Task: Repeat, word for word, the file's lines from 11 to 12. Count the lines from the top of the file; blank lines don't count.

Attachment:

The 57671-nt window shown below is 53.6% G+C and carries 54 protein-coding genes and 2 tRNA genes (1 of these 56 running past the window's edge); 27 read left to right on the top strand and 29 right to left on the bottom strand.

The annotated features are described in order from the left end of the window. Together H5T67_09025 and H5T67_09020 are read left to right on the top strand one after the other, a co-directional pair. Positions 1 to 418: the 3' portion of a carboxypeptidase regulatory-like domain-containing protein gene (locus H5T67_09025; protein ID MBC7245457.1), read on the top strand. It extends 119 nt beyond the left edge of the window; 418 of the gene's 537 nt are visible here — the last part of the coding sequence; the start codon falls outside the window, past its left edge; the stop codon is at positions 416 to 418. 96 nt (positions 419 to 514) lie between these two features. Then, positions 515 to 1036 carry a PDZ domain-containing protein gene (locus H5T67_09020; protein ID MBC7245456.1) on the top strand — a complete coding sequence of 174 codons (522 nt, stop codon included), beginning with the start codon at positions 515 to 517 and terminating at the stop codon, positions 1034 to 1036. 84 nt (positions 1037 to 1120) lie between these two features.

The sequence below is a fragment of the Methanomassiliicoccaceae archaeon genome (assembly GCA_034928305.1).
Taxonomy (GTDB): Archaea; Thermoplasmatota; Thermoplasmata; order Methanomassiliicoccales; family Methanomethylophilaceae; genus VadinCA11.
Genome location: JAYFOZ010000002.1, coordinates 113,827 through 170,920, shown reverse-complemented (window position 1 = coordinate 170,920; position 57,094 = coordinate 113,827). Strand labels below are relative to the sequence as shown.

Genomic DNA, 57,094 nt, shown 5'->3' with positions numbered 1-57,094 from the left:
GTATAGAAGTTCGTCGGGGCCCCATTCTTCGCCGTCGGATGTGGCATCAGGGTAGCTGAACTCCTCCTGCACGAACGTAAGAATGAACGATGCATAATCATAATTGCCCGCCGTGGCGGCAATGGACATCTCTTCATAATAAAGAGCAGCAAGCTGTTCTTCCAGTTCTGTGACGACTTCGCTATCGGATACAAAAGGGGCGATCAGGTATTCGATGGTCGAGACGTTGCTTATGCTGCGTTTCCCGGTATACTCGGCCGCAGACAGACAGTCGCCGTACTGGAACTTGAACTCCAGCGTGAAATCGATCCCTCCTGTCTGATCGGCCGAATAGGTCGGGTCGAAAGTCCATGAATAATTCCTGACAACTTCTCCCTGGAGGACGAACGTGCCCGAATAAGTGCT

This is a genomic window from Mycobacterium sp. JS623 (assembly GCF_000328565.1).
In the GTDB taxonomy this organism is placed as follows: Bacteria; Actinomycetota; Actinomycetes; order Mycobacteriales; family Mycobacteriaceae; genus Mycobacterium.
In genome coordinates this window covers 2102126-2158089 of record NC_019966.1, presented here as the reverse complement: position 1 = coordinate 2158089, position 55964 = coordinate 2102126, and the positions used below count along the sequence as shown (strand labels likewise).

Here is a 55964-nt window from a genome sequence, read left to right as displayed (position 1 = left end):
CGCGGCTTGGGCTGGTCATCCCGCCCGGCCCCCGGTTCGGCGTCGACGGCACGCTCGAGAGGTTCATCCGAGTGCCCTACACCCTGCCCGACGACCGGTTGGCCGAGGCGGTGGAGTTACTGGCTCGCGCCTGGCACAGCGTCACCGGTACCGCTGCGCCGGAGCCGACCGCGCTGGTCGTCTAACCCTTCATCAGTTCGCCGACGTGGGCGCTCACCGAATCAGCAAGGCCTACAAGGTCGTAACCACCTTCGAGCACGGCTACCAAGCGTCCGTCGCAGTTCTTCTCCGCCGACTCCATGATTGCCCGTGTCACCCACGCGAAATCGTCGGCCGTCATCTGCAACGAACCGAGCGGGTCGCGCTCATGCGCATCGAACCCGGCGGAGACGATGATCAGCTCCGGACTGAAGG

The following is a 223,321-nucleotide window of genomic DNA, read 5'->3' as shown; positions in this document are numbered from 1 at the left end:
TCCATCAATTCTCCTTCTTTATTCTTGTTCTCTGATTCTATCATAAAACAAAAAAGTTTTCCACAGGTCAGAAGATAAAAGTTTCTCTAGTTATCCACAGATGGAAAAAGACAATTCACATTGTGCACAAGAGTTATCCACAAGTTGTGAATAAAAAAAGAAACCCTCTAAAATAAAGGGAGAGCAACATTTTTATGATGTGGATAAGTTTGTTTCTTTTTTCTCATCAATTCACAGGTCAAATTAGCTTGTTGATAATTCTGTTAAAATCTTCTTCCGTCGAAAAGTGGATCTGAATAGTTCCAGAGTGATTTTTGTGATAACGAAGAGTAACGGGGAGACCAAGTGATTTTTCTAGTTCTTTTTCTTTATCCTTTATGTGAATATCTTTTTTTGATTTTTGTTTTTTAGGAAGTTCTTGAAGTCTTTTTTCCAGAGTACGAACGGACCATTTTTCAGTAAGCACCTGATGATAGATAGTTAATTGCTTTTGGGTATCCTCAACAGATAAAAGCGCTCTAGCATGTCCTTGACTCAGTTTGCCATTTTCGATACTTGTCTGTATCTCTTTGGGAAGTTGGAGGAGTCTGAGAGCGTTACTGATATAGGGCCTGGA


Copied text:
Here is a 55964-nt window from a genome sequence, read left to right as displayed (position 1 = left end):
CGCGGCTTGGGCTGGTCATCCCGCCCGGCCCCCGGTTCGGCGTCGACGGCACGCTCGAGAGGTTCATCCGAGTGCCCTACACCCTGCCCGACGACCGGTTGGCCGAGGCGGTGGAGTTACTGGCTCGCGCCTGGCACAGCGTCACCGGTACCGCTGCGCCGGAGCCGACCGCGCTGGTCGTCTAACCCTTCATCAGTTCGCCGACGTGGGCGCTCACCGAATCAGCAAGGCCTACAAGGTCGTAACCACCTTCGAGCACGGCTACCAAGCGTCCGTCGCAGTTCTTCTCCGCCGACTCCATGATTGCCCGTGTCACCCACGCGAAATCGTCGGCCGTCATCTGCAACGAACCGAGCGGGTCGCGCTCATGCGCATCGAACCCGGCGGAGACGATGATCAGCTCCGGACTGAAGG